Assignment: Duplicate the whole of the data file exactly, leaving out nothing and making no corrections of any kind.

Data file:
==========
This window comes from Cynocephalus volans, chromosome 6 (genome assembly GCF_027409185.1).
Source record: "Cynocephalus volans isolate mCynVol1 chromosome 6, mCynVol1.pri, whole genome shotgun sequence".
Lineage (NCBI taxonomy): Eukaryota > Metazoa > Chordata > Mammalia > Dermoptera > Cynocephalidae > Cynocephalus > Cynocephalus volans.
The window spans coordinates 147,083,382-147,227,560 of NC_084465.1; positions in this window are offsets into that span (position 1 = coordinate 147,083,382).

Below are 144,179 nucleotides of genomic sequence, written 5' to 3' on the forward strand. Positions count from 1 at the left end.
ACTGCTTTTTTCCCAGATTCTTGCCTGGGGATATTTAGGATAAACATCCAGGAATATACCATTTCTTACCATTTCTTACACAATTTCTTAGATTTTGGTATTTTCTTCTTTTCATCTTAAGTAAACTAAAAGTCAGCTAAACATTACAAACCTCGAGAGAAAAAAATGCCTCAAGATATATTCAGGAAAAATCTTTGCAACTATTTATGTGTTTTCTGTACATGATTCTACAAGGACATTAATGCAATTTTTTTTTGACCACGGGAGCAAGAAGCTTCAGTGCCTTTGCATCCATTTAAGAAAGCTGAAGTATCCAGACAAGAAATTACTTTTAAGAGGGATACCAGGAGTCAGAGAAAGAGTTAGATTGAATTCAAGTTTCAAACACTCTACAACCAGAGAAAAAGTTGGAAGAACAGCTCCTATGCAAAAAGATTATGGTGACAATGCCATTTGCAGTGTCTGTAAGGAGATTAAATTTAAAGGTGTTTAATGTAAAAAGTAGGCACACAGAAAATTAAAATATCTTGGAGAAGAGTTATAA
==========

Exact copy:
This window comes from Cynocephalus volans, chromosome 6 (genome assembly GCF_027409185.1).
Source record: "Cynocephalus volans isolate mCynVol1 chromosome 6, mCynVol1.pri, whole genome shotgun sequence".
Lineage (NCBI taxonomy): Eukaryota > Metazoa > Chordata > Mammalia > Dermoptera > Cynocephalidae > Cynocephalus > Cynocephalus volans.
The window spans coordinates 147,083,382-147,227,560 of NC_084465.1; positions in this window are offsets into that span (position 1 = coordinate 147,083,382).

Below are 144,179 nucleotides of genomic sequence, written 5' to 3' on the forward strand. Positions count from 1 at the left end.
ACTGCTTTTTTCCCAGATTCTTGCCTGGGGATATTTAGGATAAACATCCAGGAATATACCATTTCTTACCATTTCTTACACAATTTCTTAGATTTTGGTATTTTCTTCTTTTCATCTTAAGTAAACTAAAAGTCAGCTAAACATTACAAACCTCGAGAGAAAAAAATGCCTCAAGATATATTCAGGAAAAATCTTTGCAACTATTTATGTGTTTTCTGTACATGATTCTACAAGGACATTAATGCAATTTTTTTTTGACCACGGGAGCAAGAAGCTTCAGTGCCTTTGCATCCATTTAAGAAAGCTGAAGTATCCAGACAAGAAATTACTTTTAAGAGGGATACCAGGAGTCAGAGAAAGAGTTAGATTGAATTCAAGTTTCAAACACTCTACAACCAGAGAAAAAGTTGGAAGAACAGCTCCTATGCAAAAAGATTATGGTGACAATGCCATTTGCAGTGTCTGTAAGGAGATTAAATTTAAAGGTGTTTAATGTAAAAAGTAGGCACACAGAAAATTAAAATATCTTGGAGAAGAGTTATAA